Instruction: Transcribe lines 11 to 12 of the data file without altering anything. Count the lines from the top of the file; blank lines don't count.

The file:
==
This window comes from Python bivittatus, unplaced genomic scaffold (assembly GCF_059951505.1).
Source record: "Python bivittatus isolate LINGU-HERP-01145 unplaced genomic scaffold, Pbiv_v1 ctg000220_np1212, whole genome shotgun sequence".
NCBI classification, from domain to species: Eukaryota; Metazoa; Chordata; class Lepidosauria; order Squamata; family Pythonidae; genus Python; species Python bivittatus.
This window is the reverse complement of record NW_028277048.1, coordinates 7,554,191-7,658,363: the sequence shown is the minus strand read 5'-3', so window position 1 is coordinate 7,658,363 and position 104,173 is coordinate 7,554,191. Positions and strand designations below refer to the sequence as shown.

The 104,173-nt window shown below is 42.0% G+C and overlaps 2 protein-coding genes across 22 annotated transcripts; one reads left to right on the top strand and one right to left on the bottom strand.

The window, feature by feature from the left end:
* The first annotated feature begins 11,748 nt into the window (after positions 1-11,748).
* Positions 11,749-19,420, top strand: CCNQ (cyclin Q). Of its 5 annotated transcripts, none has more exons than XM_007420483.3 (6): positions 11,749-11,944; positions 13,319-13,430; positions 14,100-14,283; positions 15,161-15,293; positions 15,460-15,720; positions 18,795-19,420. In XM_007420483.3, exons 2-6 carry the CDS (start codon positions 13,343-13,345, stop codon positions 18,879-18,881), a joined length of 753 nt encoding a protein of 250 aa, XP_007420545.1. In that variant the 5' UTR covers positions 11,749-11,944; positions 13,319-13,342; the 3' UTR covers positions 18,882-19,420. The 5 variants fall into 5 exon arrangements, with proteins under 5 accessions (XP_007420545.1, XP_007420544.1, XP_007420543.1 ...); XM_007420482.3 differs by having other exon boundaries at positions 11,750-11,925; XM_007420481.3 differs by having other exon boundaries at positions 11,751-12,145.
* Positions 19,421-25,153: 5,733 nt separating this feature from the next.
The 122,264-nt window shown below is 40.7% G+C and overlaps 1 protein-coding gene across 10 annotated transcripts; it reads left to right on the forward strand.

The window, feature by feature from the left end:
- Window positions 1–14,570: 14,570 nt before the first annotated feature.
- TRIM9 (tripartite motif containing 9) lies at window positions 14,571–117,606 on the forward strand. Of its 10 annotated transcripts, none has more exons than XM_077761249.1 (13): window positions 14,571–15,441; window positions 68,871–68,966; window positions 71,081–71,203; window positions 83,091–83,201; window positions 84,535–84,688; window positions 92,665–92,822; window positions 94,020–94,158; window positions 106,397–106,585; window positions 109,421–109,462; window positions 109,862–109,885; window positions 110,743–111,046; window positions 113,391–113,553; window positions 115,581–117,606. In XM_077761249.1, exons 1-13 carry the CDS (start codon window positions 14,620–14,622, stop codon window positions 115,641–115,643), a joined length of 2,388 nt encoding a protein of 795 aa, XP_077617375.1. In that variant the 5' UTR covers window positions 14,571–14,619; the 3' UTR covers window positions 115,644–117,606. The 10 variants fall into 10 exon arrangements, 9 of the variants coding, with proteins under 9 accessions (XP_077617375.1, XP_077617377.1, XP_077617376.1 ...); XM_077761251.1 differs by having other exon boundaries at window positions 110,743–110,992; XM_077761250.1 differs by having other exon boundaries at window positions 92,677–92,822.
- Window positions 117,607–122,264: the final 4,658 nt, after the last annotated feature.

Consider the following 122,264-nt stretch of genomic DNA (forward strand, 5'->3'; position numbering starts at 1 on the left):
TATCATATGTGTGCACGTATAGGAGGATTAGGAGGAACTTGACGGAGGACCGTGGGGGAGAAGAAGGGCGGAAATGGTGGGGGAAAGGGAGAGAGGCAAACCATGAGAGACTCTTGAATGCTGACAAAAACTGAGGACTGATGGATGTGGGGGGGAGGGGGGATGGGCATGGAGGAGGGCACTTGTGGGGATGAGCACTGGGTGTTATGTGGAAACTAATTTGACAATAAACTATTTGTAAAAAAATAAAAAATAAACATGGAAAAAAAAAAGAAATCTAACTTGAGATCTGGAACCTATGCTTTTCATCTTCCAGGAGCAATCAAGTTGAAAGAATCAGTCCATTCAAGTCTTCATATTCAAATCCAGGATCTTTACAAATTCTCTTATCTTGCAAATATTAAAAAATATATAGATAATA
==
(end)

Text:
The window, feature by feature from the left end:
- Window positions 1–14,570: 14,570 nt before the first annotated feature.